“After the county and city asked for arbitration, an agreement was reached concerning the distribution of the LOST revenue.
“Just over a week ago, (October 7,2013) the Georgia Supreme Court, in a unanimous decision declared as unconstitutional that portion of the Georgia LOST law providing for judicial resolution (judicial arbirtration) as the remedy for settling the dispute between counties and qualified municipalities regarding LOST revenue distribution. The Court concluded that the imposition of “judicial arbitration” was a violation of the separation of powers doctrine of our state constitution.
“At jeopardy is the agreement entered into between Upson County and Thomaston concerning the distribution of LOST revenue.
“Since this opinion was received, we have been working through our attorneys with the office of the State Attorney General, Georgia Department of Revenue and Association of County Commissioners of Georgia in an attempt to assess the potential impact of this decision to Upson County and the City of Thomaston. Simultaneously, we are proactively engaged in discussions with the above entities to affect a timely plan to insure an uninterrupted distribution of the LOST funds.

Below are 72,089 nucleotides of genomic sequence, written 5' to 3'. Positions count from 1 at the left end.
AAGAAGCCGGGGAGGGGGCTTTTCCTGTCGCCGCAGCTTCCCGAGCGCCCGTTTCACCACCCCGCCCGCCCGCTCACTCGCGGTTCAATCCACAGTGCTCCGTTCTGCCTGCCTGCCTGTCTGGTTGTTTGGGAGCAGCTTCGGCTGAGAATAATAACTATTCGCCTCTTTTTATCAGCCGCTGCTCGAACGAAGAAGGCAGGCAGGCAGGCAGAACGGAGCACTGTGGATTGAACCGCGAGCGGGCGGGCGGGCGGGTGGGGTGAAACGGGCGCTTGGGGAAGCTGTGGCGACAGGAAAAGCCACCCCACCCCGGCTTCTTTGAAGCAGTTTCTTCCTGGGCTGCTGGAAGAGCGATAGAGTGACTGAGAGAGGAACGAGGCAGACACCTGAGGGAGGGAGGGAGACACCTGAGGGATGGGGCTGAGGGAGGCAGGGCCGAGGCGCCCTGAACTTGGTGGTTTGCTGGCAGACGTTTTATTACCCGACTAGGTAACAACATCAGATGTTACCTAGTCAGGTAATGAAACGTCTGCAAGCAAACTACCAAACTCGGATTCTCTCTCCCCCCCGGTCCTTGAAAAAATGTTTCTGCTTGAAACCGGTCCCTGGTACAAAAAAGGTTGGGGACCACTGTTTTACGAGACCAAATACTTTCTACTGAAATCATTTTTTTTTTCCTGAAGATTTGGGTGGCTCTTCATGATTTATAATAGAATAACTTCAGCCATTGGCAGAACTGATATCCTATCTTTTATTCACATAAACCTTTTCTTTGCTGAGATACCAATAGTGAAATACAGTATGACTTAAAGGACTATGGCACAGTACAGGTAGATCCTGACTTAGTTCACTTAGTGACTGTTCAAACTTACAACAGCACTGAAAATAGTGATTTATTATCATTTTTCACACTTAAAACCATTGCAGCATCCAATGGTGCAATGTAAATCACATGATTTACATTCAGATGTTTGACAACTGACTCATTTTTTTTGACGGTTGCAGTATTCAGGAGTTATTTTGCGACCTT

“To engage at this time in speculation and conjecture concerning LOST distribution and the agreement entered into both the county and city would not be beneficial to this community. All affected entities are working diligently to find a solution to this situation. We will continue to work with the City of Thomaston in an effort which promotes the best interest and welfare of the outstanding citizens of this wonderful community. As we receive more information, we will disseminate it in a prompt fashion.”